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Amazon promises to use only renewable energy in a decade

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Amazon, which delivers more than 10 billion items a year on fuel-guzzling planes, vans and trucks, vowed Thursday to cut the amount of damage it does to the environment and report its greenhouse gas emissions regularly.
The online shopping giant has faced pressure from its own employees to do more to combat climate change and rely less on fossil fuels. Several dozen workers this year pushed for a shareholder resolution that would require the company to disclose its carbon footprint and wean itself off fossil fuels.

The resolution failed to pass, but Amazon promised to disclose its climate footprint sometime this year. Company founder and CEO Jeff Bezos unveiled some of the details before a Washington, D.C., audience Thursday morning.
To cut emissions, Amazon says it has ordered 100,000 electric delivery vans that will start hitting the road in 2021. And it plans to have 100% of its energy use come from solar panels and other renewable energy by 2030. That's up from 40% today, according to the Associated Press. The company also said it would put $100 million toward reforestation projects.

How big is Amazon’s carbon footprint? 01:27

"We want to be leaders and role models," CEO Jeff Bezos told a Washington, D.C. audience Thursday morning. "We've been in the middle of the herd on this issue. And we want to move to the forefront."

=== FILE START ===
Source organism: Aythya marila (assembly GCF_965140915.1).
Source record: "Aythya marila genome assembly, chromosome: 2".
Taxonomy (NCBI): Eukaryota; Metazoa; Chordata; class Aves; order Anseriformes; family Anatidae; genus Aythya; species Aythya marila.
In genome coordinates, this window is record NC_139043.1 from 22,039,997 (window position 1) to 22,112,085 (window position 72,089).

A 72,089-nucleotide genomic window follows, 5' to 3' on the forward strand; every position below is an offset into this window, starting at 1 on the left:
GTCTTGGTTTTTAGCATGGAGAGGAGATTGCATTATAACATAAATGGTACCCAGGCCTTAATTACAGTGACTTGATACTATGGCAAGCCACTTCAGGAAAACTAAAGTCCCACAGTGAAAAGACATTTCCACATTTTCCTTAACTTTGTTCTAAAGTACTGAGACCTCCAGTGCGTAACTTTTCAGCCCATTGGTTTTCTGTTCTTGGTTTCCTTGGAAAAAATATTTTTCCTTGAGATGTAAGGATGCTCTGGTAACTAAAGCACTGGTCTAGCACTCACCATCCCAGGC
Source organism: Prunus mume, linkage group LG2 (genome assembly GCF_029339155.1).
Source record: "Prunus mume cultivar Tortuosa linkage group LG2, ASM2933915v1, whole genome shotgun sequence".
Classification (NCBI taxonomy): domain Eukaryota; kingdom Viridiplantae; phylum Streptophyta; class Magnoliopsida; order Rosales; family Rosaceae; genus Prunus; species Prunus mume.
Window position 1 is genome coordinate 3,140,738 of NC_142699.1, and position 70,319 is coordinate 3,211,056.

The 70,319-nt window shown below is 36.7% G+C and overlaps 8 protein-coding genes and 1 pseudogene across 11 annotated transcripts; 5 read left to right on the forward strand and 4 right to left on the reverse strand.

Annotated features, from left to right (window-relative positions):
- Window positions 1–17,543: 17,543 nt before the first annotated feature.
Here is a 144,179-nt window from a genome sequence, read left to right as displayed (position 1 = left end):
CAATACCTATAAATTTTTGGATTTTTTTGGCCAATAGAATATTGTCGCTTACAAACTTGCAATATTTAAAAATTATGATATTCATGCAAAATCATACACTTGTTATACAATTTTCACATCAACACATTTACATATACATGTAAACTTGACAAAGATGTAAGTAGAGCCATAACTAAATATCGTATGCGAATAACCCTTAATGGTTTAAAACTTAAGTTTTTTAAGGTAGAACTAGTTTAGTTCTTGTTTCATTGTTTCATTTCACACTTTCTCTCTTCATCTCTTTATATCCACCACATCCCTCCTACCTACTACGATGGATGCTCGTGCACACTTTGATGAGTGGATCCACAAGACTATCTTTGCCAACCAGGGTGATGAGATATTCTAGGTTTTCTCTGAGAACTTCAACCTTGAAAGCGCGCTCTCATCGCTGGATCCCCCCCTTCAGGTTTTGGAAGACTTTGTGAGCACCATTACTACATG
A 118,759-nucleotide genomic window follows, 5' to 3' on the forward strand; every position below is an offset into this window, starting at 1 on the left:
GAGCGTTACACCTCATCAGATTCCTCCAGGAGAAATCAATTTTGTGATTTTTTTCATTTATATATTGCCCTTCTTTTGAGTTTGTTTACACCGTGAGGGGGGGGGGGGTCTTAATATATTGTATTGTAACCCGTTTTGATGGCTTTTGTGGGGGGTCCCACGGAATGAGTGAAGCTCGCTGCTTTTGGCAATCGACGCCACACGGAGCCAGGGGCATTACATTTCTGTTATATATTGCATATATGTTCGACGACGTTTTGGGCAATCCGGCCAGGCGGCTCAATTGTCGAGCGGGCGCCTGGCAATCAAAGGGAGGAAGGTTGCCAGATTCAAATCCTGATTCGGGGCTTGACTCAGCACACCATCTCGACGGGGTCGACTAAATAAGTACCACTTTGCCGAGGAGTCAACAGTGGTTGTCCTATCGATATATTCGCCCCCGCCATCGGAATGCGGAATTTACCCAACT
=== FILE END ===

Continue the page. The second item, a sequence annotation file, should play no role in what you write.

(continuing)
The announcement comes a day before more than 1,500 Amazon employees plan to walk off their jobs as part of the Global Climate Strike, in which thousands of people around the world are expected to demand more aggressive  policies to slow global warming.

The Amazon worker group said on Twitter: "Amazon's Climate Pledge is a huge win for @AMZNforClimate & we're thrilled at what workers have achieved in under a year. But we know it's not enough. The Paris Agreement, by itself, won't get us to a livable world. Amazon still has work to do: halting its support of the fossil fuel industry, stopping donations to climate-denying politicians and think tanks, and stopping enabling the oppression of climate refugees."

Amazon's massive size means it has the potential to influence lots of other companies — both suppliers and competitors — to be environmentally proactive.

"Making an ambitious commitment is the first step for any company wanting to reduce its carbon footprint and make meaningful change," Elizabeth Sturcken, managing director at the Environmental Defense Fund's EDF+Business unit, said in a statement. "We're already seeing increased pressure on companies from investors and customers, but employee engagement from Amazon could be the tipping point that really moves companies towards meaningful climate action."

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During a question-and-answer session with reporters, Bezos expressed his support for the group's work but said he doesn't agree with all its goals, CNET's Ben Fox Rubin reported.

Bezos said Amazon would continue working with oil and gas companies, saying such companies should have access to Amazon's tools, such as its cloud software, as they work to transition to more sustainable practices.

Bezos also said that Amazon's move to one-day shipping by default for its Prime members (a group that includes more than half of U.S. households) would save on emissions, instead of increasing them, because it would force the company to keep inventory closer to its destination.

He said Amazon will review its political donations to see if it is sending money to climate deniers.

— With reporting by The Associated Press.

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